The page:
Hi Brett, would you mind introducing yourself and the Tinman Creative Studios to the readers of Gamobu.eu?
My name is Brett Jubinville. I’m one of the owners of Tinman Creative Studios in Toronto, Canada. We’re a small animation studio that focuses predominantly on 2D frame-by-frame animation. Although we are also starting to branch into stop-motion and puppeteering as well.
How did you come up with the idea of ‘Super Science Friends’?
I came up with Super Science Friends when my girlfriend left me alone for the weekend and I ate too much pizza and played too many video games. I was sitting on the couch sketching random characters when I sketched what would later become the Soviet Space Ghoul. That night I couldn’t sleep (probably because of all the pizza), and so I started thinking about that drawing I had done. I got up and spent the rest of the night coming up with the show Super Science Friends. Aside from a few characters that have since been tweaked or added, most of what I came up with that night is still present in the current show.
How many episodes do you plan to produce?
We currently have 6 episodes planned out, although we would love to do a 13 episode run. The Kickstarter we’re running right now is for the pilot episode.
You’ve almost hit your financial target on Kickstarter which is a great achievement. Would the amount of financing acquired affect the number of episodes produced?
We’re thrilled we’ve been able to find our audience with our Kickstarter, and that we’re almost at our goal! If we end up going past our goal, we’ll definitely put any additional money we have into the next episode.
Which streaming channel are you going to use to distribuite the series?
We will probably post the final episode on YouTube. Though we may also use Vimeo. Our goal with the pilot isn’t necessarily to monetize it, it’s more to get it out into the world as see what kind of response it receives, so the more places it can be seen, the better.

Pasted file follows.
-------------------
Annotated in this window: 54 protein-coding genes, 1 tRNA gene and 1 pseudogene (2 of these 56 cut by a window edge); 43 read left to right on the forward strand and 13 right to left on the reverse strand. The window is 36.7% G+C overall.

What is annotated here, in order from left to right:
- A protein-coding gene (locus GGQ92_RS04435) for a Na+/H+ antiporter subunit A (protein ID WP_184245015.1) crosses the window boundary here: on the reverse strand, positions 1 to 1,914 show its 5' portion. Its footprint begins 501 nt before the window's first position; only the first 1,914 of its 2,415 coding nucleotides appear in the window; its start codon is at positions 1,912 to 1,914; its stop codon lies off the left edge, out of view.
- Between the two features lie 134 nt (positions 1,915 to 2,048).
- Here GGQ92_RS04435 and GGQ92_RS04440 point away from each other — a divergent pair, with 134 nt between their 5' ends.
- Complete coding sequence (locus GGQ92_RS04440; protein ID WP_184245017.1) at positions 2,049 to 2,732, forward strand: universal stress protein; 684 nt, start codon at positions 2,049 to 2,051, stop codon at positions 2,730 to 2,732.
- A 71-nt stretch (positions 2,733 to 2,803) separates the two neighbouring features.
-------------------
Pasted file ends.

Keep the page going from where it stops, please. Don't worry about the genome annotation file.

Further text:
With all you have achieved with regards to producing a product of such a high standard, you must have a strong team behind you. How many people are working on this project?
We currently have about 15 artists, and they’re all terrific. Nearly everyone has worked on Super Science Friends at one time or another, however we’ll probably be producing the pilot with a fairly small crew. There might be 4 or 5 people on it at any given time. When I designed the characters, I designed them to be economical, so we could get the best looking animation possible, without it being too complex.
A couple of weeks ago we were lucky enough to interview Andrzej Zamoyski cofounder of Futuretro Studios and we asked him his opinion about crowdfunding: ‘I think one problem is that inexperienced teams will promise the world and assume their enthusiasm will be enough to carry them through.’ Do you agree with this statement?
This has been our first crowd-funding endeavour, and it’s definitely an interesting process. I do think you have to be really careful about what you promise, both as a final product and for the rewards. Since we’re really intent on continuing on with Super Science Friends, the Kickstarter will allow us to animate over 6 months instead of a couple of years as a “back burner” project. It was going to get completed one way or another, it was just a matter of “when”.